8 March 2010 A huge shortfall in funding for life-saving emergency assistance to a drought-stricken region of Syria has forced the humanitarian arm of the United Nations to review its response plan for the population suffering under the three-year dry spell, the UN Office for the Coordination of Humanitarian Affairs (OCHA) warned today.
The ongoing drought in north-eastern Syria has devastated the livelihoods of more than 1 million people, driving hundreds of thousands to urban areas where they face extremely difficult living conditions, according to OCHA.
To date, UN assistance has centred on providing a food aid and agricultural packages to farmers and herders in a bid to keep them on their land and re-start agricultural work, particularly with the promise of rainfall during the winter months.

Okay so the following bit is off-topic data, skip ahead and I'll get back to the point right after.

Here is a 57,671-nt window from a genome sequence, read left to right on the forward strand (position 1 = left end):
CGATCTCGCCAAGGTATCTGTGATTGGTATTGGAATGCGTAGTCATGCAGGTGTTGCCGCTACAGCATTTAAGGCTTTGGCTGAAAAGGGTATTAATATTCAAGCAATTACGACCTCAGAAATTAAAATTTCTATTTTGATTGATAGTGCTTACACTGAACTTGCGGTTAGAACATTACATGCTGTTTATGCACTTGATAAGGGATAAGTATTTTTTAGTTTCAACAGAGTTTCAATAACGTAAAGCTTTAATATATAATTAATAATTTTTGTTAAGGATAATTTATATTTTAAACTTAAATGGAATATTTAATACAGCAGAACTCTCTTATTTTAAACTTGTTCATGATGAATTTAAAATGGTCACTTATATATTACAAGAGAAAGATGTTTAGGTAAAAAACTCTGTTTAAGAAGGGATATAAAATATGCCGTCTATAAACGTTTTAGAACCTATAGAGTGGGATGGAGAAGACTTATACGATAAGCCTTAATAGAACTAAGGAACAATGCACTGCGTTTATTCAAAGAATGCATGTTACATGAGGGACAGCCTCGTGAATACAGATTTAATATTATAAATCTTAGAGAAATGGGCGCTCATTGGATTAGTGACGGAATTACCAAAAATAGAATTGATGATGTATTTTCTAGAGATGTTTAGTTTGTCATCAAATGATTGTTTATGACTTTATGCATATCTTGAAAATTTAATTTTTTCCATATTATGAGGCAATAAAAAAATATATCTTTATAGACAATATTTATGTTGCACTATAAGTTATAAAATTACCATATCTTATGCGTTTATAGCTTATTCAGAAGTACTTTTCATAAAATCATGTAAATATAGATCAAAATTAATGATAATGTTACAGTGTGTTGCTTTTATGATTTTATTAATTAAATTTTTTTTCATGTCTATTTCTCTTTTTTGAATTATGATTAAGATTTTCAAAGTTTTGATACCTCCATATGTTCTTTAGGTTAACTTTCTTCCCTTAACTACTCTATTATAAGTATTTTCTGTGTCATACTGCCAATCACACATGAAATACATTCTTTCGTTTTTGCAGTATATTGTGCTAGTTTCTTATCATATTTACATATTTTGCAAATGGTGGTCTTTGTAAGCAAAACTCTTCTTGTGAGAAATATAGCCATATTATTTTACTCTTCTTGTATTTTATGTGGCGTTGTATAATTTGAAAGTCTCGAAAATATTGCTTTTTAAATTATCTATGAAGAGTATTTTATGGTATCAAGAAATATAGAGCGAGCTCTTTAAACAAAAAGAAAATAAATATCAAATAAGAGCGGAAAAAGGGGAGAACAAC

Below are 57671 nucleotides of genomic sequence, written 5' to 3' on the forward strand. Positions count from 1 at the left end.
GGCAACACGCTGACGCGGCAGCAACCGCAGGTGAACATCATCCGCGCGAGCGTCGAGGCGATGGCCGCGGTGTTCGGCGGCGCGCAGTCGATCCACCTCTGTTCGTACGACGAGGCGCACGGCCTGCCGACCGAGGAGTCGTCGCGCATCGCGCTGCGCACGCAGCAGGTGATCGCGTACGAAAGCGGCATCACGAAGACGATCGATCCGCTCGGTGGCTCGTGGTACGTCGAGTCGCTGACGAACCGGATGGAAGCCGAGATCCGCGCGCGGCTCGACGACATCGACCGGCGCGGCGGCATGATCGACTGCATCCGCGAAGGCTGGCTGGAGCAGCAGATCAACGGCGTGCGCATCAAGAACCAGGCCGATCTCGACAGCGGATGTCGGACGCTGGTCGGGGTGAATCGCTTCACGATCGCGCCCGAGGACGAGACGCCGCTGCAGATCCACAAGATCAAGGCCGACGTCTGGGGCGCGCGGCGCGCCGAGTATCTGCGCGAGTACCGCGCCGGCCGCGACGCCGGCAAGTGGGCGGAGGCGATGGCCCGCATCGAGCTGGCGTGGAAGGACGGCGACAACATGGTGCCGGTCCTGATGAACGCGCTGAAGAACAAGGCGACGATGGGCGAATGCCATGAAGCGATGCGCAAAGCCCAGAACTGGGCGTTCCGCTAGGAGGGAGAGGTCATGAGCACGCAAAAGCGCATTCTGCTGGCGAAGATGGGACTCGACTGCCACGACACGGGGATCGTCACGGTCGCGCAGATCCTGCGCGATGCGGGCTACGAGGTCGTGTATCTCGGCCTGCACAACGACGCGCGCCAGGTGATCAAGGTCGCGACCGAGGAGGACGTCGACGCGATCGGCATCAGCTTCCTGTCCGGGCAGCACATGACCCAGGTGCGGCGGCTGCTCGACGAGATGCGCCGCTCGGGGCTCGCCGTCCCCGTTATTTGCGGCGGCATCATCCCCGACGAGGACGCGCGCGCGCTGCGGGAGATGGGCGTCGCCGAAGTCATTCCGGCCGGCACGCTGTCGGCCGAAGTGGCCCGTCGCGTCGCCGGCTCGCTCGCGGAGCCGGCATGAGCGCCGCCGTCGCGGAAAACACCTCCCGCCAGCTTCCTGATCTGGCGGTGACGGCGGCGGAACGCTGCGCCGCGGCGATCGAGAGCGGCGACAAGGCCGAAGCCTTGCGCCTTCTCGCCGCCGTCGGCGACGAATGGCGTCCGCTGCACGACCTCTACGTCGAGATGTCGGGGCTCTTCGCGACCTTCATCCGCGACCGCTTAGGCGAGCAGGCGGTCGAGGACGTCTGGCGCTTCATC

However, with the $43.6 million drought response plan – prepared to complement Government efforts already in place – receiving less than 30 per cent of its funding by the end of February, the UN country team’s efforts to assist those in need have been severely restricted.
In January, Assistant Secretary-General for Humanitarian Affairs Catherine Bragg met in Cairo, Egypt, with representatives of the League of Arab States. She encouraged the group to take a “proactive role in promoting international humanitarian coordination and funding for the various humanitarian appeals and response plans in the region.”
As well as the Syrian drought response plan, there are appeals for Afghanistan ($871 million), the occupied Palestinian territory ($664 million) and Yemen ($177 million), and a humanitarian action plan for Iraq ($193 million).
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